- Robin Jackson
- DESIGNING WOMAN Not much is known about the famed architect. So the playwright made some things up.
'There is never an easy time to do something that has never been done before." True enough.
In author-playwright Mary Spletter's world premiere, Arches, Balance and Light, those words are more than just encouraging advice offered to a determined young pioneer; they form a kind of philosophical spine to a play that, in its own right, is attempting something impossible: telling the life story of the legendary Julia Morgan, California's first licensed female architect.
Little is actually known of Morgan's personal life, and that's where the impossible comes in. She stands among history's most secretive and private people. A playwright might stick to what few facts we do know, and end up writing a very short play, or she could allow herself to simply make up a lot of stuff instead. In her somewhat convoluted play-within-a-play-within-a-play, now running at Ross Valley Players, Spletter has done a bit of both, blending solid, historical reality with some juicy, fanciful "fan fiction," resulting in an entertaining if shaggy-doggish fantasy romance.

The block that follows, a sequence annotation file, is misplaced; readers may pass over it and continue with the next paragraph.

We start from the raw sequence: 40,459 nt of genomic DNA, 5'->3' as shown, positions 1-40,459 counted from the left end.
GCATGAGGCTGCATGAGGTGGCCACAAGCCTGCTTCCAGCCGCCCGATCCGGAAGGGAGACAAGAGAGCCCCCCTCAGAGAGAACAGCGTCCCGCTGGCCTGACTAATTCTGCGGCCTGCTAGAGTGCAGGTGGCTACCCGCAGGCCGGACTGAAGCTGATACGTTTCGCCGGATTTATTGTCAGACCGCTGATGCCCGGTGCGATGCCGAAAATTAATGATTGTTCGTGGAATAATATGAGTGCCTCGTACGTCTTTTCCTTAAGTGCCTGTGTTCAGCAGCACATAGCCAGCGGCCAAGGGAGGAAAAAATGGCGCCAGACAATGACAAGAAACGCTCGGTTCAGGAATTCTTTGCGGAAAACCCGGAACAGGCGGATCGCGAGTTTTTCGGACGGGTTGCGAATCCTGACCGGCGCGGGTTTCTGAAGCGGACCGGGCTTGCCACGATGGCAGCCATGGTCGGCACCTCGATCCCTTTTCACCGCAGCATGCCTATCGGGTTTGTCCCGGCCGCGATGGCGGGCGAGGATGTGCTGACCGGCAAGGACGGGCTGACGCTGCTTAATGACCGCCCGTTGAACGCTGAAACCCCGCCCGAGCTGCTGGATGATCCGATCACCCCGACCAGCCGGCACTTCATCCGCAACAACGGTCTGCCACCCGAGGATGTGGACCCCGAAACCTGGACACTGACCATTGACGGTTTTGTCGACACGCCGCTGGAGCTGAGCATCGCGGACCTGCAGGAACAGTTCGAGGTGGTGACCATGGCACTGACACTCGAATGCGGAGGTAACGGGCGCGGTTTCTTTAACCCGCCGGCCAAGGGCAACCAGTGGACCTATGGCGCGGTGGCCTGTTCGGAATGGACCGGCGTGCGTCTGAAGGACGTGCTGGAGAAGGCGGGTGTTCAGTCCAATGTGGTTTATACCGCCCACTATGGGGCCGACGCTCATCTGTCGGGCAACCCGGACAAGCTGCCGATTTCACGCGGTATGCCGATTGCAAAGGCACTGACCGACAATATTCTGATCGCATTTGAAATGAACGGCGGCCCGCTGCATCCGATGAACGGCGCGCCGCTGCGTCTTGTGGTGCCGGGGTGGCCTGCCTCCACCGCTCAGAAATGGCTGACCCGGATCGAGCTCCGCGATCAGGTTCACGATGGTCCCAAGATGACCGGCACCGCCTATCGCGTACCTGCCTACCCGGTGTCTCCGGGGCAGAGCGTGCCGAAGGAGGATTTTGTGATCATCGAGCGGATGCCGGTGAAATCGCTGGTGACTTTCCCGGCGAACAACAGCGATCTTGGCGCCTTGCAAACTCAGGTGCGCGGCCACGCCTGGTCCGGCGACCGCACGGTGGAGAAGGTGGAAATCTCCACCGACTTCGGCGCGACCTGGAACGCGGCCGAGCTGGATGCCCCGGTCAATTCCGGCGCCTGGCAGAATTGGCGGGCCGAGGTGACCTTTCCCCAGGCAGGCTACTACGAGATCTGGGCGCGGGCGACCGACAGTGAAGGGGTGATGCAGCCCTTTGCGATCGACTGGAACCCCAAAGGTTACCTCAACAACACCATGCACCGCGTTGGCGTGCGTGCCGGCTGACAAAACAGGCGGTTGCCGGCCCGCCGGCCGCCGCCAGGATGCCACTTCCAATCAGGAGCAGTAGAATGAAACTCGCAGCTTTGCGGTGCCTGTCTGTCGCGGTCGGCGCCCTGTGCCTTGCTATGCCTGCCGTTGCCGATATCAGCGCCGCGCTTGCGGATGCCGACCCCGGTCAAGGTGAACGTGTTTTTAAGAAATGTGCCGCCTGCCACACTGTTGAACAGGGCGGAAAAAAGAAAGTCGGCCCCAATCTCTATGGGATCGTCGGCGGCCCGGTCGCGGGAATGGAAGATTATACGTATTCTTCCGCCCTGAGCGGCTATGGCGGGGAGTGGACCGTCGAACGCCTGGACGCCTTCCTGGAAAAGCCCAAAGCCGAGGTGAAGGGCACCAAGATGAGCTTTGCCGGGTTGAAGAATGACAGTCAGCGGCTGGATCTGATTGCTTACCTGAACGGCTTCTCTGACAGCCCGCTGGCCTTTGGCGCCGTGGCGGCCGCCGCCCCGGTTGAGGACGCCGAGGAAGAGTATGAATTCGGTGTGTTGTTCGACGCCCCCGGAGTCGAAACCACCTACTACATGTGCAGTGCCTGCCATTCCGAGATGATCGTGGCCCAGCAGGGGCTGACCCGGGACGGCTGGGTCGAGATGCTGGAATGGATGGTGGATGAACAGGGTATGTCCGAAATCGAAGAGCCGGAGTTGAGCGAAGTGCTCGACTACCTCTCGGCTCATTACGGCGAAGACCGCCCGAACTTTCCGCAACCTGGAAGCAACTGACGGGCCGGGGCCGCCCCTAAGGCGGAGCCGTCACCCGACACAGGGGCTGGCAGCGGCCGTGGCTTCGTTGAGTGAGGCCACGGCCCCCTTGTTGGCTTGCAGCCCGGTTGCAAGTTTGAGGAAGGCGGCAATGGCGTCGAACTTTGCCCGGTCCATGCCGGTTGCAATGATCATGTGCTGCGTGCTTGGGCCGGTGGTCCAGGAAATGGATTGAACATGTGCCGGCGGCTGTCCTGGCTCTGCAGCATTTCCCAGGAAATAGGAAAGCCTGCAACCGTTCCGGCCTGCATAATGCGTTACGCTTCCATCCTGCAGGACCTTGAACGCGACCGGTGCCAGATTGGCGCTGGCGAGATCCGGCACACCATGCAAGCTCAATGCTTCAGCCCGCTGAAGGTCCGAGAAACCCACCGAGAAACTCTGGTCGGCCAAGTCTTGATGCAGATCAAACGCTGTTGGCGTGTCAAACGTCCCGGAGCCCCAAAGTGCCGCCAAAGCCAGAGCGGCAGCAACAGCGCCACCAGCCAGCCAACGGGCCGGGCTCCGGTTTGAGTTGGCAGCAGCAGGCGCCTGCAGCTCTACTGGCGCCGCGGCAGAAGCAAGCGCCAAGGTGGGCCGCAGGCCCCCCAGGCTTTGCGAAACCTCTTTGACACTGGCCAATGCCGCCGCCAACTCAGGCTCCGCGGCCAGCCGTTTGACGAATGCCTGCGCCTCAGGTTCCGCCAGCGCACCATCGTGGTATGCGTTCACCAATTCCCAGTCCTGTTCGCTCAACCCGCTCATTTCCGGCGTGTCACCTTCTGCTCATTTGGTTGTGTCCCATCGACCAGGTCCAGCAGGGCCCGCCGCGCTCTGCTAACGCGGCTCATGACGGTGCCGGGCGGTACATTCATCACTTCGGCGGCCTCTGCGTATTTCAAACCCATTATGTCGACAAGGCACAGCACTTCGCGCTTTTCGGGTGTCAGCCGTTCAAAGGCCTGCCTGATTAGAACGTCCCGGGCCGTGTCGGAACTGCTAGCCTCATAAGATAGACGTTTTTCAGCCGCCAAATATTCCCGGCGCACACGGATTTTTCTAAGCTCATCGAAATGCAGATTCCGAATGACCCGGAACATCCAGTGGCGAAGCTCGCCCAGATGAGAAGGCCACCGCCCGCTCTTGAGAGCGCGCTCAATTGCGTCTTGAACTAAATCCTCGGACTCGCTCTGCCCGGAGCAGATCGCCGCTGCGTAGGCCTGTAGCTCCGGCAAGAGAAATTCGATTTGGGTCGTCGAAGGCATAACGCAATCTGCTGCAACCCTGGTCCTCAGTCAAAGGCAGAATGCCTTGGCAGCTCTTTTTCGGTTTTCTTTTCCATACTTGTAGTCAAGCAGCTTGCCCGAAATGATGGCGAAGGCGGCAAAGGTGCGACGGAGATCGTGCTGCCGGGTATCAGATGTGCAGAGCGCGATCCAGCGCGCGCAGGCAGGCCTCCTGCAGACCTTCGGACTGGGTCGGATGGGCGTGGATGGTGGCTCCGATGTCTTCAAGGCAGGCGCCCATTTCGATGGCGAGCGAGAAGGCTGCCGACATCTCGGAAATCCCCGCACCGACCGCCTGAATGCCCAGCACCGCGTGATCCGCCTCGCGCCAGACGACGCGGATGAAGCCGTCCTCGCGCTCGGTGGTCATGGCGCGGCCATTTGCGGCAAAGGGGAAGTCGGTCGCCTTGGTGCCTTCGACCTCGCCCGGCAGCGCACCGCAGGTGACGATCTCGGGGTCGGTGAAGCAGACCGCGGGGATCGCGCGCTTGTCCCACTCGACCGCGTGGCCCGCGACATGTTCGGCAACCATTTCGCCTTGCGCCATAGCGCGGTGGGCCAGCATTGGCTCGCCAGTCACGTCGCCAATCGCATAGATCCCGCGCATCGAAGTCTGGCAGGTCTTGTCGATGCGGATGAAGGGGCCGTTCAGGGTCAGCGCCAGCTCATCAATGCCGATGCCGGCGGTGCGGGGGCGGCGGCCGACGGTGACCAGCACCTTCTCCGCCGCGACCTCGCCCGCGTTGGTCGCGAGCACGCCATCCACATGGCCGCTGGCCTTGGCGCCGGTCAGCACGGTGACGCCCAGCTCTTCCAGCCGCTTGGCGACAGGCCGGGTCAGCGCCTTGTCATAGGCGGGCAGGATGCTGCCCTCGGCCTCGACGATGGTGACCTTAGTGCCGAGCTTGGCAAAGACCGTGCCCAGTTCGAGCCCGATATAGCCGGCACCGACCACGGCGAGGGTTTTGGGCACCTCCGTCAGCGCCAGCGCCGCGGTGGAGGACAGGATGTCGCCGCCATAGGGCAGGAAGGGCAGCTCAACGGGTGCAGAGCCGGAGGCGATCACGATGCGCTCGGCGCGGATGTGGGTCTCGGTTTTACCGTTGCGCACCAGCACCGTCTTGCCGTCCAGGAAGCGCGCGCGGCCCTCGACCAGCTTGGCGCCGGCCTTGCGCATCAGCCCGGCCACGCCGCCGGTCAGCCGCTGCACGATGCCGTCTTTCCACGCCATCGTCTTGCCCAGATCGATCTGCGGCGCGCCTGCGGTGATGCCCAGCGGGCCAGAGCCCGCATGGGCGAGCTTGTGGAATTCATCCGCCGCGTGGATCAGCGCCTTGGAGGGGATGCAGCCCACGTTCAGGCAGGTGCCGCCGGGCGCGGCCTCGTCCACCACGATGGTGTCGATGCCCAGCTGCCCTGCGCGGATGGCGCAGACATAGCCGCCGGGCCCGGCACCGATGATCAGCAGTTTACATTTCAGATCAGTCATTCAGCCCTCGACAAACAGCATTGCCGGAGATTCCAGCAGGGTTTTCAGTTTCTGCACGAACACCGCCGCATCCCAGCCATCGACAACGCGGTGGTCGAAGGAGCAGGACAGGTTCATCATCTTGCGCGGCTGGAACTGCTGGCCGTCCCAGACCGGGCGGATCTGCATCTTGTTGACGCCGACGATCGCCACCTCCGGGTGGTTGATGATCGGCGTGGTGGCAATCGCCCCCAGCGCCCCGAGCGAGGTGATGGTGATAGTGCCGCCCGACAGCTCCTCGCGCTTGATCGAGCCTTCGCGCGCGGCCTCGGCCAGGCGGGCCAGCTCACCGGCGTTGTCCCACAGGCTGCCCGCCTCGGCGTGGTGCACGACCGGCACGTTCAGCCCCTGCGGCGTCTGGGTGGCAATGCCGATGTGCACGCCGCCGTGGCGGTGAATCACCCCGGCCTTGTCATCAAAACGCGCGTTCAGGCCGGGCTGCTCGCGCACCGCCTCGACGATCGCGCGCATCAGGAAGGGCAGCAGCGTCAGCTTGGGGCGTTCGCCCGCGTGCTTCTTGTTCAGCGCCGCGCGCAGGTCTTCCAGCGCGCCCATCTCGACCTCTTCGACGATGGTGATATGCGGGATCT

After having designed 712 distinct buildings (including Hearst Castle), Julia Morgan's somewhat prickly spirit (played by Ellen Brooks, excellent) appears alongside a chorus of ghosts to give a summary of her life, followed by the "memory" of a visit from an elegant young Parisian named Marguerite (Anatasia Bonaccorso, all watchful intensity), who is intent on determining whether or not Julia is her mother. In response, Julia, aided by the spirits, describes her days as a young student in Paris in the late 1800s (her younger self played with plucky charm, and considerable guts, by Zoe Swenson Graham, who stepped into the role just three days before opening).
Initially denied entrance to France's prestigious architecture school, the École des Beaux-Arts, the determined Julia finds an enemy in the old-fashioned university director (John Simpson), but a friend and mentor in Victor (a charming Robin Schild), the amiable, middle-aged architecture teacher who sees Julia's potential as a designer, and possibly a bit more. Revealing anything else would spoil the surprises.
The direction by Jay Manley is fine, making maximum sense of what could have been confusing, and the minimalist set works well. It is unlikely that any of what unfolds actually happened, of course. But around the edges of Spletter's pleasantly quirky, occasionally sitcom-ish drama—basically a love story wrapped in a mystery disguised as a memory—the writer's obvious admiration for Julia Morgan's remarkable legacy is brought to vivid life.
Rating (out of 5): ★★★½